GSK is collaborating with Sanofi on vaccines, making its adjuvant technology widely available, and is involved in numerous other Covid-19 vaccine projects. It has also agreed to buy a 10% stake in CureVac, a German RNA vaccine company.

A worldwide and permanent capacity increase for manufacturing and filling is needed. The whole supply chain for any new vaccine is going to be fragile, and challenged, not only by the sheer number of doses required but potentially by the conflicting demands of different projects

China is moving several candidates forward, mainly using traditional approaches and has built a new manufacturing facility in about 100 days.

A worldwide and permanent capacity increase for manufacturing and filling is needed. The whole supply chain for any new vaccine is going to be fragile, and challenged, not only by the sheer number of doses required but potentially by the conflicting demands of different projects. For example, there is overlap between capacity requirements for existing therapeutic proteins, new therapeutic proteins to treat Covid-19 symptoms, and subunit vaccines. Filling vaccine at-risk is a common approach which means filling the vaccine before the clinical study is complete, knowing that it will only be used if the trial is successful. This will expedite supply if trial vaccines are successful, but will block filling of other vaccines or therapeutics that may be needed.


Engineers are people who want to get their teeth into problems and make things work, and the vaccine issue is no different. The community stands ready to help, and several members of IChemE are already directly involved with the vaccine effort through their employment. For the rest of us who want to help as much as possible but can’t directly engage through our jobs, we have decided on the following actions that reflect our role as a learned society:

  • Education and training for academic groups and small companies on the importance of manufacturability and technology transfer.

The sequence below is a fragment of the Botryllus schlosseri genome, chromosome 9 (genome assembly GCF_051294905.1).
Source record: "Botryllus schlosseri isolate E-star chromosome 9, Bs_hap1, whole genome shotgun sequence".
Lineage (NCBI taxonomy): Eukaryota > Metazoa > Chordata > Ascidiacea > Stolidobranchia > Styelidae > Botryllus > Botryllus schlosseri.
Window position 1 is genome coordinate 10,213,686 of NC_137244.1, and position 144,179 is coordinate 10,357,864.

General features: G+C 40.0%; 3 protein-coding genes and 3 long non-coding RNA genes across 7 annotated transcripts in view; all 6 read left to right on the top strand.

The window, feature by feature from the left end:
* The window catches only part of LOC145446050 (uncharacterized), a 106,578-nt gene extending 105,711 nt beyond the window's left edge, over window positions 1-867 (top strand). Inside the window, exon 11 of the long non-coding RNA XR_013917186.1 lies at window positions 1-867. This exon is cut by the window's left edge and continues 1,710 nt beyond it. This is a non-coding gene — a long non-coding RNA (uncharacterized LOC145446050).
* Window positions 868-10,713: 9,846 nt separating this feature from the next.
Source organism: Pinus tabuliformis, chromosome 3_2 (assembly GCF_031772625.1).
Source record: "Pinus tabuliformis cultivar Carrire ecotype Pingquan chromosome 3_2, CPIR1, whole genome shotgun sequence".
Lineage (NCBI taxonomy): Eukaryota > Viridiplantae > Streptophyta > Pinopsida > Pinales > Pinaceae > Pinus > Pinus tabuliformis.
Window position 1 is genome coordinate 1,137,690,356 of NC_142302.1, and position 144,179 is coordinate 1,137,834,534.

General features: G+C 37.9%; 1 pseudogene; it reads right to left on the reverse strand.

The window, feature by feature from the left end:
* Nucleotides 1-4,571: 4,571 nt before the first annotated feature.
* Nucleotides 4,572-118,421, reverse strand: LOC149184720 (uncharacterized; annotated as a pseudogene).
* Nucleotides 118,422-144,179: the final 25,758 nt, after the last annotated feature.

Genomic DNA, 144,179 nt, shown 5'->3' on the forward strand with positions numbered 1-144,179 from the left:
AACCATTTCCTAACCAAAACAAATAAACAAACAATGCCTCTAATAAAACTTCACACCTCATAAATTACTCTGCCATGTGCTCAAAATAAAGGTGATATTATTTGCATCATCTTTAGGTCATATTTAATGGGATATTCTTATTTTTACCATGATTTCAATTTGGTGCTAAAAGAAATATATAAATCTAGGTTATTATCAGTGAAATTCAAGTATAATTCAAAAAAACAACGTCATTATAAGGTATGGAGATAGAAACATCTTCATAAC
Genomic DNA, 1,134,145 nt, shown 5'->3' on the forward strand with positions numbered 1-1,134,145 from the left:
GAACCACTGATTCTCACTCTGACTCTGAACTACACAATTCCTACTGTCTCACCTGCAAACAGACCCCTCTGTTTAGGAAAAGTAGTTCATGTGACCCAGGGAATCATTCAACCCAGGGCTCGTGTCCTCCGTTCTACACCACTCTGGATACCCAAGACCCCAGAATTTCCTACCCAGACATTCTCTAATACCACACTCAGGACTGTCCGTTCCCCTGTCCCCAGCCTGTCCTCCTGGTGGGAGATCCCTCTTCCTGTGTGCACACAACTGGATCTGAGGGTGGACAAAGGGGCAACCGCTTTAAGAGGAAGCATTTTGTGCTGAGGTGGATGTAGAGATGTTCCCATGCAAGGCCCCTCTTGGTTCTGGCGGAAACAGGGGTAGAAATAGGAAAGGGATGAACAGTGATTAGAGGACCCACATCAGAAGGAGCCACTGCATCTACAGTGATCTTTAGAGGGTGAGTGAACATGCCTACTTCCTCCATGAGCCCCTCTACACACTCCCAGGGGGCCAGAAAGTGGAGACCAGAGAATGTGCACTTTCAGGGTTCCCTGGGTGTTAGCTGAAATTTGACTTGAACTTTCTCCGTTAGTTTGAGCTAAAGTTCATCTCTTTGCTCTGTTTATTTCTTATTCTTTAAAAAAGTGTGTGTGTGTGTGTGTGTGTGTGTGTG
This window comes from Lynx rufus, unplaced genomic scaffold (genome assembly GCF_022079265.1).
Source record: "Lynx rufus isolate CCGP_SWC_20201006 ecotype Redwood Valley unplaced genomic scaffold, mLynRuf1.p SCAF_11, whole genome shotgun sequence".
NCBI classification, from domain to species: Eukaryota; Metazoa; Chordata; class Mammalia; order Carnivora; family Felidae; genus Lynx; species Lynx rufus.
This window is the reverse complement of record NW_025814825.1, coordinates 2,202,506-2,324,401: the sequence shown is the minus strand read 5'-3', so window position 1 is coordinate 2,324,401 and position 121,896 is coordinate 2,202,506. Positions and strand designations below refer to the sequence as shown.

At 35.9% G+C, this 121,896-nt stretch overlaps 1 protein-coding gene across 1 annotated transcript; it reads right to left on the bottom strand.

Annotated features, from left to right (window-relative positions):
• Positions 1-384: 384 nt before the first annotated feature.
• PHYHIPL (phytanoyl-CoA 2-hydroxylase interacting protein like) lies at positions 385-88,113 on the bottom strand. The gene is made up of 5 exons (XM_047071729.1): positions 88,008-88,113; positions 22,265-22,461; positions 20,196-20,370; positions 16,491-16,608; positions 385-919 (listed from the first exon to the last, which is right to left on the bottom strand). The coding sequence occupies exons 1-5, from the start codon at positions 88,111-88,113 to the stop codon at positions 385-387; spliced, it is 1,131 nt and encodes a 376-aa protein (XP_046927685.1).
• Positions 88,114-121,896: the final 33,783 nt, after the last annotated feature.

• Modelling best and worst cases for manufacture and distribution, including the whole supply chain, to see how the chances of success can be optimised and bottlenecks identified and overcome.
  • Involvement with not-for-profit facilities (eg VMIC) and facilitation of accelerated build and commissioning.
  • Building contacts with organisations such as Wellcome Trust, Gates Foundation, universities, and small biotechnology companies.
  • Monitoring of vaccine progress.
  • As the potential candidates become obvious we can assess what could be done with the limited capacity if the candidates are made available for manufacture.
  • Longer-term we need to help shape the understanding and strategic vision for emergency response to future pandemics (whether this is by white paper, personal influence, trade bodies, modelling, press releases).

As the situation develops, the team will review the gap analysis to see where help can be provided. We have already started to define what training can be provided and the best way to deliver it. Technology transfer has been identified by many workstreams and is clearly a priority where we have the opportunity to meet the needs of several groups with one training package.

The IChemE Covid-19 response team working on Vaccines Drug Substance Workstream comprises Tim Clayton; Chris Davis; Julia Gordon; Ridwan Doba; Sijin Saji; Arsalan Afkhami; Peter Holly; Kieran Falvey; Kevin Lam; Nur Izzaty Badrol Hisham; Paul Riordan; Nooryesha Choudhury; and Keith Plumb (ad hoc).

Further reading

1. Sharpe, HR et al, “The early landscape of coronavirus disease 2019 vaccine development in the UK and rest of the world”, Immunology, Jul 2020 Jul, 160(3): 223–232.

Article by Timothy Clayton CEng MIChemE

CMC at Antev